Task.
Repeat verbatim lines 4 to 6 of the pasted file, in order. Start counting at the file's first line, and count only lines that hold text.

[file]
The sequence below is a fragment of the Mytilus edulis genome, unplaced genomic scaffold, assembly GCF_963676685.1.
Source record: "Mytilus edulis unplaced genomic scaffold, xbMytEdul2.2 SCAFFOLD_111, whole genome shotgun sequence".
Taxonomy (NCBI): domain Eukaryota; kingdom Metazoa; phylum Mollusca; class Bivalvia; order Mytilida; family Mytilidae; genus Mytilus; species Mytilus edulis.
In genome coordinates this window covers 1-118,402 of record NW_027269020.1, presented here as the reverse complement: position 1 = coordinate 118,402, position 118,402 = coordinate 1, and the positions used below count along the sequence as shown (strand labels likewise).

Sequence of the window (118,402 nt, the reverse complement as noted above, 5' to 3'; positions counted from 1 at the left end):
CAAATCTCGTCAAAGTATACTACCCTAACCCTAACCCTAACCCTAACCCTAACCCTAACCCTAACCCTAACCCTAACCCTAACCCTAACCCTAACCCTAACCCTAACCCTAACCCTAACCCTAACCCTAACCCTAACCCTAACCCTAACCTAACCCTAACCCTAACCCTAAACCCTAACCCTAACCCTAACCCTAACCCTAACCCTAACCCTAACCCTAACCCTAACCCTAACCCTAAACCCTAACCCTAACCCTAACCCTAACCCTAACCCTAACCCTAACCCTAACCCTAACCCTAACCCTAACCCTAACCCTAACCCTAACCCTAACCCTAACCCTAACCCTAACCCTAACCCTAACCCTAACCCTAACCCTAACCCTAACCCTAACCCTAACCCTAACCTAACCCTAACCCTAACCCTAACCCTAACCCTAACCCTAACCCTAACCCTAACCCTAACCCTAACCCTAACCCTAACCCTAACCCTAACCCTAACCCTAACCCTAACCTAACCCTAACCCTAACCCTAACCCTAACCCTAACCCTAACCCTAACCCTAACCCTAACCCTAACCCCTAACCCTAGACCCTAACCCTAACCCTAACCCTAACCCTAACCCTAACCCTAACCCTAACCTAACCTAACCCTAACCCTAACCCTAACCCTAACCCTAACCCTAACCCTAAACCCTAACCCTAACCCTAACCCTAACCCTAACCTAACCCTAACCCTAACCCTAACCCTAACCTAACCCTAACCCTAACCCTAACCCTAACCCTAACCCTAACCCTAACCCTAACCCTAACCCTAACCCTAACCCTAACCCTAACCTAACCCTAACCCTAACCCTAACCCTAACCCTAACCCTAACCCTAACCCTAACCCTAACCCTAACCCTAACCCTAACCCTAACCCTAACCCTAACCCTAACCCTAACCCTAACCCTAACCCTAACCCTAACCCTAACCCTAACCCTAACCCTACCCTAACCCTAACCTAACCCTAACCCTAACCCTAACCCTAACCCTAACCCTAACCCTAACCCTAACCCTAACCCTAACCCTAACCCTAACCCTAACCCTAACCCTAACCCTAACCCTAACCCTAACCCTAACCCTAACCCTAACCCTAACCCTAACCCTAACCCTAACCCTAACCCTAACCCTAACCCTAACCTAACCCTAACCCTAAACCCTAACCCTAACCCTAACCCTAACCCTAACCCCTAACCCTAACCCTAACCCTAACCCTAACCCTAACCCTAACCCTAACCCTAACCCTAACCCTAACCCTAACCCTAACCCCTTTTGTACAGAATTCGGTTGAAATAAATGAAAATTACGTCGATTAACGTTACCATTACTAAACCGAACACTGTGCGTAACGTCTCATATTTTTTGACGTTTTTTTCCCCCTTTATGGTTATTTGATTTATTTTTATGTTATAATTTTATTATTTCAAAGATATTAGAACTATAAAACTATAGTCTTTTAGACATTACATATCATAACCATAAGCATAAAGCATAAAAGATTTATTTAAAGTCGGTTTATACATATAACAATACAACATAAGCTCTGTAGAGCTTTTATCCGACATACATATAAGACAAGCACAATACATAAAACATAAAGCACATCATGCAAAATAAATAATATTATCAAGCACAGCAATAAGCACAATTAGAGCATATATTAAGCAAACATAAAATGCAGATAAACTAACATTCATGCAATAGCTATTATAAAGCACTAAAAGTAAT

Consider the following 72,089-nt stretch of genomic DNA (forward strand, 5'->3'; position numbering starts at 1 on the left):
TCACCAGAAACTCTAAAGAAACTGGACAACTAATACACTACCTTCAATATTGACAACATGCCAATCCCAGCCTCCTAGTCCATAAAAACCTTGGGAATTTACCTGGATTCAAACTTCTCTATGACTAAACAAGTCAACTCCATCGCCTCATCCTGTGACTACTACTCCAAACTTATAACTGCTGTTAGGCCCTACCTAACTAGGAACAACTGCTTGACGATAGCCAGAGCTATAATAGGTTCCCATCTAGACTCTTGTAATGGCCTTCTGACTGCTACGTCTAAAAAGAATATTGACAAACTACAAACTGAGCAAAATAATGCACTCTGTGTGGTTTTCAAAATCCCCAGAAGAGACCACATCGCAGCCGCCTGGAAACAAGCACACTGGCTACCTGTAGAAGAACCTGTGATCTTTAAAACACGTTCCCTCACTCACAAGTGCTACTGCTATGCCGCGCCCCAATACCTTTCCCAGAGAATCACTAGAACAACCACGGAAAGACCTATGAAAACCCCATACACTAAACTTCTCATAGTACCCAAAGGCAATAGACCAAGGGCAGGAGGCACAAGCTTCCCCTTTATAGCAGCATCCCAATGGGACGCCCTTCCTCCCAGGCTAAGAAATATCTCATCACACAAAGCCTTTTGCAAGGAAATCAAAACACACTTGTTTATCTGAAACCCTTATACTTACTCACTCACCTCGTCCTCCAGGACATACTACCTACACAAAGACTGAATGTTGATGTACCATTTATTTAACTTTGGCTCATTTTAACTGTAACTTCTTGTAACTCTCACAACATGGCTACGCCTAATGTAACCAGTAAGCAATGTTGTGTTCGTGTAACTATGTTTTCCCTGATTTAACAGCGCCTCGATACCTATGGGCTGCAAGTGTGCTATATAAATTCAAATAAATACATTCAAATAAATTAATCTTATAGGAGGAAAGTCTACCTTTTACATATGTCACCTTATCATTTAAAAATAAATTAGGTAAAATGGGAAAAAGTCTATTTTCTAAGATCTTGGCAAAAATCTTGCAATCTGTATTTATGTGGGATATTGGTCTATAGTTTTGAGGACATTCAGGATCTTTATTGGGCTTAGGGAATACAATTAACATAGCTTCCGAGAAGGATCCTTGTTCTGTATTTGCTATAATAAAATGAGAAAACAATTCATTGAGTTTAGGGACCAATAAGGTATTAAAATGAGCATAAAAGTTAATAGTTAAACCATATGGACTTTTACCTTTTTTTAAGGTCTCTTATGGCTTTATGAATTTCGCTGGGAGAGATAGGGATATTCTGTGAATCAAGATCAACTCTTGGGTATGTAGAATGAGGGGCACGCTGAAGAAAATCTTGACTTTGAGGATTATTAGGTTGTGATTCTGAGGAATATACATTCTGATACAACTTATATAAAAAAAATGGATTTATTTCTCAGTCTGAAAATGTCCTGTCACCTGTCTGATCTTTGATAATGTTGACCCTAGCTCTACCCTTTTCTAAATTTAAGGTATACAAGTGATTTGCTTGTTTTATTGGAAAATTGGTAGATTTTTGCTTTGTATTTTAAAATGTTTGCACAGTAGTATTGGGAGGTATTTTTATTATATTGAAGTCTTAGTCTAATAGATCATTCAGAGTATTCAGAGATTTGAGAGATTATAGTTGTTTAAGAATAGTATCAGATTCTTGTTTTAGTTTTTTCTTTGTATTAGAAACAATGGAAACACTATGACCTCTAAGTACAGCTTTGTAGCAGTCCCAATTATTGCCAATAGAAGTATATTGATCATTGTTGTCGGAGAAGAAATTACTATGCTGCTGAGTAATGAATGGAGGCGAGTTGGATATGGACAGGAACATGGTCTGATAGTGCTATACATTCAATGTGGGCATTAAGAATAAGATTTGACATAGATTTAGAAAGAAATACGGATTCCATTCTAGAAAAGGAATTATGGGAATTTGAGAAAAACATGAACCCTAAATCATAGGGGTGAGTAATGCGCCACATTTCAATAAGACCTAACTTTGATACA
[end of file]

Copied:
In genome coordinates this window covers 1-118,402 of record NW_027269020.1, presented here as the reverse complement: position 1 = coordinate 118,402, position 118,402 = coordinate 1, and the positions used below count along the sequence as shown (strand labels likewise).

Sequence of the window (118,402 nt, the reverse complement as noted above, 5' to 3'; positions counted from 1 at the left end):
CAAATCTCGTCAAAGTATACTACCCTAACCCTAACCCTAACCCTAACCCTAACCCTAACCCTAACCCTAACCCTAACCCTAACCCTAACCCTAACCCTAACCCTAACCCTAACCCTAACCCTAACCCTAACCCTAACCCTAACCCTAACCTAACCCTAACCCTAACCCTAAACCCTAACCCTAACCCTAACCCTAACCCTAACCCTAACCCTAACCCTAACCCTAACCCTAACCCTAAACCCTAACCCTAACCCTAACCCTAACCCTAACCCTAACCCTAACCCTAACCCTAACCCTAACCCTAACCCTAACCCTAACCCTAACCCTAACCCTAACCCTAACCCTAACCCTAACCCTAACCCTAACCCTAACCCTAACCCTAACCCTAACCCTAACCCTAACCTAACCCTAACCCTAACCCTAACCCTAACCCTAACCCTAACCCTAACCCTAACCCTAACCCTAACCCTAACCCTAACCCTAACCCTAACCCTAACCCTAACCCTAACCTAACCCTAACCCTAACCCTAACCCTAACCCTAACCCTAACCCTAACCCTAACCCTAACCCTAACCCCTAACCCTAGACCCTAACCCTAACCCTAACCCTAACCCTAACCCTAACCCTAACCCTAACCTAACCTAACCCTAACCCTAACCCTAACCCTAACCCTAACCCTAACCCTAAACCCTAACCCTAACCCTAACCCTAACCCTAACCTAACCCTAACCCTAACCCTAACCCTAACCTAACCCTAACCCTAACCCTAACCCTAACCCTAACCCTAACCCTAACCCTAACCCTAACCCTAACCCTAACCCTAACCCTAACCTAACCCTAACCCTAACCCTAACCCTAACCCTAACCCTAACCCTAACCCTAACCCTAACCCTAACCCTAACCCTAACCCTAACCCTAACCCTAACCCTAACCCTAACCCTAACCCTAACCCTAACCCTAACCCTAACCCTAACCCTAACCCTACCCTAACCCTAACCTAACCCTAACCCTAACCCTAACCCTAACCCTAACCCTAACCCTAACCCTAACCCTAACCCTAACCCTAACCCTAACCCTAACCCTAACCCTAACCCTAACCCTAACCCTAACCCTAACCCTAACCCTAACCCTAACCCTAACCCTAACCCTAACCCTAACCCTAACCCTAACCCTAACCTAACCCTAACCCTAAACCCTAACCCTAACCCTAACCCTAACCCTAACCCCTAACCCTAACCCTAACCCTAACCCTAACCCTAACCCTAACCCTAACCCTAACCCTAACCCTAACCCTAACCCTAACCCCTTTTGTACAGAATTCGGTTGAAATAAATGAAAATTACGTCGATTAACGTTACCATTACTAAACCGAACACTGTGCGTAACGTCTCATATTTTTTGACGTTTTTTTCCCCCTTTATGGTTATTTGATTTATTTTTATGTTATAATTTTATTATTTCAAAGATATTAGAACTATAAAACTATAGTCTTTTAGACATTACATATCATAACCATAAGCATAAAGCATAAAAGATTTATTTAAAGTCGGTTTATACATATAACAATACAACATAAGCTCTGTAGAGCTTTTATCCGACATACATATAAGACAAGCACAATACATAAAACATAAAGCACATCATGCAAAATAAATAATATTATCAAGCACAGCAATAAGCACAATTAGAGCATATATTAAGCAAACATAAAATGCAGATAAACTAACATTCATGCAATAGCTATTATAAAGCACTAAAAGTAAT